agriculture graphs 2

(Source: Agricultural Performance in Uttar Pradesh: A Historical Account, Columbia University)

Intrastate disparities within Uttar Pradesh also exist. While the western region of the state has taken long strides in achieving higher agricultural growth and output, eastern and Bundelkhand regions have historically always lagged behind. The above report attributes this to the fact that the western region has always had a historical advantage over eastern region in terms of public investment in irrigation which led to greater development of irrigation facilities. By 1950-51 area under canal irrigation in the west was 12 times that of east. However later new schemes were introduced to improve the irrigation facilities in the east. But with the expansion of tubewells, canal irrigation was no longer preferred and eastern region was again left behind. Other factors that were mentioned for the disparity were electricity and low use of fertilizer in eastern region as it is flood prone. They further go on to state With regard to U.P., during the initial Green Revolution period, it was only the western region of the state that could make good use of HYV seeds as this region was, relative to other parts of the state, in better shape as far as irrigation, and to a lesser extent as far as roads and power availability were concerned.”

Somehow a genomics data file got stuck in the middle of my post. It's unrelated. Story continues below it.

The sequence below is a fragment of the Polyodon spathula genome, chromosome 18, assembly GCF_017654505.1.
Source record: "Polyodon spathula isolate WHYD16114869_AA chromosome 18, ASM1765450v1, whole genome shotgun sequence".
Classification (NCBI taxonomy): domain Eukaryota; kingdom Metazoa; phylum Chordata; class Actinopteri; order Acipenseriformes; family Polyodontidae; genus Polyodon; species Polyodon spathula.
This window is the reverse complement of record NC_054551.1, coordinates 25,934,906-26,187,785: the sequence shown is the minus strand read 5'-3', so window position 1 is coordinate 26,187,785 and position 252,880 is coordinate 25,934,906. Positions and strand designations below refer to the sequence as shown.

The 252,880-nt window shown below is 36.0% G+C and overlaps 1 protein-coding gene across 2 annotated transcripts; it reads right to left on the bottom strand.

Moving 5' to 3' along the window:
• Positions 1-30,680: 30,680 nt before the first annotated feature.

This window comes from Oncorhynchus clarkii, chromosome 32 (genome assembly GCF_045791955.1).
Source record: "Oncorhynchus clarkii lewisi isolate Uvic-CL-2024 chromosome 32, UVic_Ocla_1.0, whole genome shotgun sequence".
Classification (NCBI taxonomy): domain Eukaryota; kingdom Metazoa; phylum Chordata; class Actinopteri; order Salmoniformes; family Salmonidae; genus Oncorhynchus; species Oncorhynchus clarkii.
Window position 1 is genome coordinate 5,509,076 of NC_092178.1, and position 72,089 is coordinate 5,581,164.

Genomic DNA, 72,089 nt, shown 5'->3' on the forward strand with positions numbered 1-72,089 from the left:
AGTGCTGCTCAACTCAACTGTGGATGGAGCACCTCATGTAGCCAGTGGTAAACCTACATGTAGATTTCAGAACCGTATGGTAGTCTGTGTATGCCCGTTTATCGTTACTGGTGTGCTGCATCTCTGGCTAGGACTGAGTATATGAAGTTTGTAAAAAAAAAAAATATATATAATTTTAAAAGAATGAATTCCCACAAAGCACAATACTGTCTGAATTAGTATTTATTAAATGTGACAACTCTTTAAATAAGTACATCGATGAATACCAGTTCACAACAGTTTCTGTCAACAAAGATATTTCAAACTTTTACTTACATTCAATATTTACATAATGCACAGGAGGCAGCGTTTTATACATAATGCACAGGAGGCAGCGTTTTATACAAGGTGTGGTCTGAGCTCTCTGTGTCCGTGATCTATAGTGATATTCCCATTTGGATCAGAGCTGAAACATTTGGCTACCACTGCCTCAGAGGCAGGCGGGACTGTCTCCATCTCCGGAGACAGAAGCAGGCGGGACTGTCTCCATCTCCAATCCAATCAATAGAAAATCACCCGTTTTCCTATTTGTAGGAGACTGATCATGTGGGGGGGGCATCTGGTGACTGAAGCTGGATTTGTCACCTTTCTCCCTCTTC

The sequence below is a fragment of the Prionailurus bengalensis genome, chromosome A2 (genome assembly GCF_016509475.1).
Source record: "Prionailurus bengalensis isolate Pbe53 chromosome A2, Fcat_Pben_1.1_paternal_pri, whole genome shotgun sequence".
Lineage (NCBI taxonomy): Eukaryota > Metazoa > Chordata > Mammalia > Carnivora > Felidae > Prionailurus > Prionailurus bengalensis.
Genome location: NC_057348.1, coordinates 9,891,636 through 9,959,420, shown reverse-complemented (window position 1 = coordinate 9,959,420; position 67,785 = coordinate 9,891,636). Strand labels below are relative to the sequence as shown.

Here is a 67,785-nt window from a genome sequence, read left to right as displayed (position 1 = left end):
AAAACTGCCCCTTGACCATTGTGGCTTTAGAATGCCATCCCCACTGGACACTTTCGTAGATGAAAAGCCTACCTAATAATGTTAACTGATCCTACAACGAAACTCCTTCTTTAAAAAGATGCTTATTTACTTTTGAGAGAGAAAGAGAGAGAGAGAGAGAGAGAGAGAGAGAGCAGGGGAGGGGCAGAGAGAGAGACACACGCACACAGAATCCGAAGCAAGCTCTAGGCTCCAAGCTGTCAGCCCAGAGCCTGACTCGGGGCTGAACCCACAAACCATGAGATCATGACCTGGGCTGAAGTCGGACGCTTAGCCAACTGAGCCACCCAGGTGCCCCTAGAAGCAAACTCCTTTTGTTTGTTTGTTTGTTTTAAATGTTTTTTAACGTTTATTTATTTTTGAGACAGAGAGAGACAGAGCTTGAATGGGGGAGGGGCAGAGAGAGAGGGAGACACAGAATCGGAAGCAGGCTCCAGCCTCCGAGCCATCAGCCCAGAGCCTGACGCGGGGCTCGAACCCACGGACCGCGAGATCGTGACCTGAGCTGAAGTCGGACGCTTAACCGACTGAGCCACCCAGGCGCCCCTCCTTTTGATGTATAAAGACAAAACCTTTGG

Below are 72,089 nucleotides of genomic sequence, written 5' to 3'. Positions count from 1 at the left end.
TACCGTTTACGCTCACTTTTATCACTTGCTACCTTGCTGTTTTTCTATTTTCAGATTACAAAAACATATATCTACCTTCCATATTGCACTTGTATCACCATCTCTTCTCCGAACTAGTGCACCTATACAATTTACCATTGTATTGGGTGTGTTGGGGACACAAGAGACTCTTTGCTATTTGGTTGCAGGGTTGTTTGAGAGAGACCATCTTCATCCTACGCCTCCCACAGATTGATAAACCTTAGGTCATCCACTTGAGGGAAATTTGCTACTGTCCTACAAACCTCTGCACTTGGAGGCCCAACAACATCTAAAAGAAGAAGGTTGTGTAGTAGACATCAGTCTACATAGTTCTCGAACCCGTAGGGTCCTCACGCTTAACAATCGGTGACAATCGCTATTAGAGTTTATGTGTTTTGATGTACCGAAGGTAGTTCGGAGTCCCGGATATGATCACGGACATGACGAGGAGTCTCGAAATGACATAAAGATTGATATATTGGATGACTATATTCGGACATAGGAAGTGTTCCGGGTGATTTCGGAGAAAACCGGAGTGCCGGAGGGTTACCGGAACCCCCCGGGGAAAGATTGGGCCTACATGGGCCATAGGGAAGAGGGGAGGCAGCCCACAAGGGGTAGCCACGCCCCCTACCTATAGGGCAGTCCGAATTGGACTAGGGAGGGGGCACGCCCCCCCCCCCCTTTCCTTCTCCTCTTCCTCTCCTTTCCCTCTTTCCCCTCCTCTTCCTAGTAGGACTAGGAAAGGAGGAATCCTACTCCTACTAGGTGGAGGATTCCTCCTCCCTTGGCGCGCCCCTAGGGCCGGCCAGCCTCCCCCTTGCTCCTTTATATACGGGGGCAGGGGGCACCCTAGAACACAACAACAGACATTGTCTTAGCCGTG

A paper titled “Performance of Agriculture in Uttar Pradesh-A District-level Analysisfurther goes on to corroborate the regional differences in U.P. It compares regional variation between 1990-91 and 2008-09 on the basis of thirteen agricultural indicators. It observed that the western region was the best performing region of the state in terms of agricultural development with a majority of the best performing districts falling in it while Buldenkhand region was the worst performing as all five districts of the region fell in the low performing category in both the time periods. The problems compounding the Bundelkhand region were stated to be erratic rainfall, low soil fertility, small and marginal land holdings and majority of the people living below poverty line. They further went on to note that the disparity between the different regions, in terms of agricultural indicators has widened over time.

The state agricultural report, 2013 for U.P also observes that the western and central regions of the state are relatively more developed than eastern and Bundelkhand regions. Another report titled Farm Productivity and Rural Poverty in Uttar Pradesh: A Regional Perspectivepublished in the Agricultural Economics research review observed that Bundelkhand and Eastern region of the state were low productivity areas. It further went on to conclude that there exists a strong linkage between agricultural productivity and rural poverty.

 The above observations show that agricultural development in U.P has been highly skewed and polarized in favour of the western region of the state while other regions ,compounded with various problems have fallen behind.